Yes, original boulangerie also set to close

Pascal Rigo at Boulangerie Bay Bread on Pine Street in San Francisco.

Pascal Rigo’s original boulangerie at 2325 Pine Street has become a neighborhood institution.

A FRENCHMAN’S American dream — to open his own bakery and live above the shop, build a group of local cafes serving authentic French pastries and eventually sell it all for millions to a mega-corporation — took an abrupt twist June 16 when Starbucks announced it was shuttering its 23 La Boulange eateries in the Bay Area.

Including the original Boulangerie Bay Bread at 2325 Pine Street.

Employees of the Boulangerie and the nearby La Boulange cafe at 2043 Fillmore were told mid-afternoon that day to close early and assemble at 6:30 p.m. at La Boulange on Fillmore. There they received the news: Starbucks is shutting down the La Boulange cafes by the end of September. Founder Pascal Rigo, who joined Starbucks as senior vice president of food when it acquired La Boulange in 2012, would leave the company at the end of the week.

“Starbucks has determined La Boulange stores are not sustainable for the company’s long-term growth,” said an announcement issued in the evening as Bay Area fans were celebrating the triumph of the Golden State Warriors in the basketball finals. By early the next morning, longtime fans were streaming into the boulangerie on Pine Street, hopeful the original location would be spared.

It was not to be.

Starbucks bought La Boulange for $100 million in 2012 and has incorporated its pastries into Starbucks shops nationwide and in Canada. The company said that part of the deal would continue. But the cafes, the original bakery and two industrial bakeries that supply the cafes and a catering operation will close.

“Why’d they buy them then?” asked Jennifer Delaroderie on Facebook. “Just to shut them down?”

“This is so disappointing,” said Joan O’Connor, formerly owner of Timeless Treasures on Sutter Street. “It is a fabulous business — every location where I’ve been is a gem.”

“This is awful,” said Susan Wels. “Sell it back to the owner — don’t close it!”

Even if Rigo and his investors were inclined to give back the $100 million, Starbucks might not take the deal. Real estate professionals said the company is sitting on a gold mine of prime locations in many of the area’s most desirable neighborhoods.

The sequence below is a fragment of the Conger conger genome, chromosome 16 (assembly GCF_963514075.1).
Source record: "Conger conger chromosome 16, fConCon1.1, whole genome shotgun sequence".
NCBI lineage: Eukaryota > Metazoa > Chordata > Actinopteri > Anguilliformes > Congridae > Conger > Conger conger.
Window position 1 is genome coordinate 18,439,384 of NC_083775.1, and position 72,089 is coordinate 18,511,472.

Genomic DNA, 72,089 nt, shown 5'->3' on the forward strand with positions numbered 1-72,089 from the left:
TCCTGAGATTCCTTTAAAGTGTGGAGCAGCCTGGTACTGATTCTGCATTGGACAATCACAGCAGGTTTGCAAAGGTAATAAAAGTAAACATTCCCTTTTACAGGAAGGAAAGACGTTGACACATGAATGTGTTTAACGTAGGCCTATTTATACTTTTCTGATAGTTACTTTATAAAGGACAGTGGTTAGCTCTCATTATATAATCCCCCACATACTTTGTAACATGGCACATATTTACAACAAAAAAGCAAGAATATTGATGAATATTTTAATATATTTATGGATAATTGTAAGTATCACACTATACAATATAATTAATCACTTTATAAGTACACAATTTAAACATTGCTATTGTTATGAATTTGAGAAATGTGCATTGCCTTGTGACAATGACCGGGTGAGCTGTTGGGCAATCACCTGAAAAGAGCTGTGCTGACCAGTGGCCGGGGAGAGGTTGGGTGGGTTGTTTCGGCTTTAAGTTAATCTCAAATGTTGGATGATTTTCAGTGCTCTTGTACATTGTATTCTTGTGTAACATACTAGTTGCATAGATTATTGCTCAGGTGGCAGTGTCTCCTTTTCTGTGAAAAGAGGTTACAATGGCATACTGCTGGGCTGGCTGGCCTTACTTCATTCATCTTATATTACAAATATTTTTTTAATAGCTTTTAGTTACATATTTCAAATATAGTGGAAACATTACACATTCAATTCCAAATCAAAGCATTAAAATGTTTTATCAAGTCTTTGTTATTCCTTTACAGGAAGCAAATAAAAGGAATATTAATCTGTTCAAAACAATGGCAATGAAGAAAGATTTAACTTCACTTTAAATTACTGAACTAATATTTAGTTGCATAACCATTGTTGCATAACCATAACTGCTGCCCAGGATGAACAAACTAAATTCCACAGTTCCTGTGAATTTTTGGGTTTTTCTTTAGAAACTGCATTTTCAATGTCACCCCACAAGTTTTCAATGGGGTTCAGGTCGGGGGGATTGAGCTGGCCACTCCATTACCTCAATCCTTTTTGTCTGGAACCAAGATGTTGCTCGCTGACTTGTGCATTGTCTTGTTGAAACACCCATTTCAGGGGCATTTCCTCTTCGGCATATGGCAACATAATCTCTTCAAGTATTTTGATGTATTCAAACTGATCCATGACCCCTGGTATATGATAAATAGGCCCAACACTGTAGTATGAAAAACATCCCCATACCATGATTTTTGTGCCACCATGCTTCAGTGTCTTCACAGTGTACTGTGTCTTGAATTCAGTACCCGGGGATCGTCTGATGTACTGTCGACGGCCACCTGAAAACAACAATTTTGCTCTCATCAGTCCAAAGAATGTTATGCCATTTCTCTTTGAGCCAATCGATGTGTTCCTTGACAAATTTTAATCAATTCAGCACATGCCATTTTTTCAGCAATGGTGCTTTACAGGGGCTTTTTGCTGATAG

“It’s an A-plus portfolio,” broker Matt Holmes told the SF Business Times. “The best foot-traffic streets, well-designed, well-placed sites. It will be a feeding frenzy.”

Starbucks said it will also close Evolution Fresh, its juice bar and natural foods cafe on the corner of Fillmore and Sacramento.

UPDATE: “For me, it was time to go,” La Boulange founder Pascal Rigo told SFGate. “I didn’t know what value I could bring anymore,” said Rigo, pointing out that Starbucks stock has never been higher.

“When you have 12,000 stores, and La Boulange is doing so well inside the stores, why do you want to have 23 stores in San Francisco where you don’t want to spend the time or the money?”

He added: “We achieved what we wanted to achieve, which was to have La Boulange in 12,000 stores.”

Rigo hinted he may not be done yet. Of the 23 La Boulange storefronts in prime locations being shut down by Starbucks, he said: “They have a plan for most of them. I have a plan for some of them, also.”

EARLIER:I just have this thing about bread

Wells Fargo bank heist takes ATMs

Three outside Wells Fargo ATM machines under red awnings were removed

Three outside Wells Fargo ATM machines under red awnings were removed.


The biggest neighborhood bank heist in decades has left many customers feeling shortchanged.

Three automatic teller machines outside the Wells Fargo Bank at Fillmore and California recently vanished, depriving customers of the convenience of withdrawing cash and doing limited banking when the branch was closed. Now Wells Fargo customers or anyone with a debit card must observe banker’s hours — 9 a.m. to 6 p.m. Monday through Saturday — to use the two ATM machines in the bank’s lobby.

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Credo gets its first store — on Fillmore

Credo's first store is located at 2136 Fillmore — and not by accident.

Credo’s first store is located at 2136 Fillmore, near many other beauty brands.

SHASHI BATRA, founder of the new natural beauty emporium Credo, was up a ladder taking a hands-on approach a couple of days before his first store finally opened on June 4. But he seemed happy to climb down for a few minutes to explain why he decided to locate his first shop at 2136 Fillmore.

“Look around,” he said. “In recent years five or six other beauty stores came to Fillmore — and none of those are natural. The whole category is unregulated, and much of it is harmful.”

Batra and his team helped build Sephora into an international juggernaut of traditional cosmetic brands and beauty supplies. Now, “with a much more conscientious attitude,” they hope to do the same for natural products.

“There’s a lot of natural out there,” he said, “but it’s not beautiful. We decided to create a new concept.”

Some day there may be hundreds of Credo shops.

He created a community

Fillmore Farmers Market manager Tom Nichol was remembered at a tribute on May 23.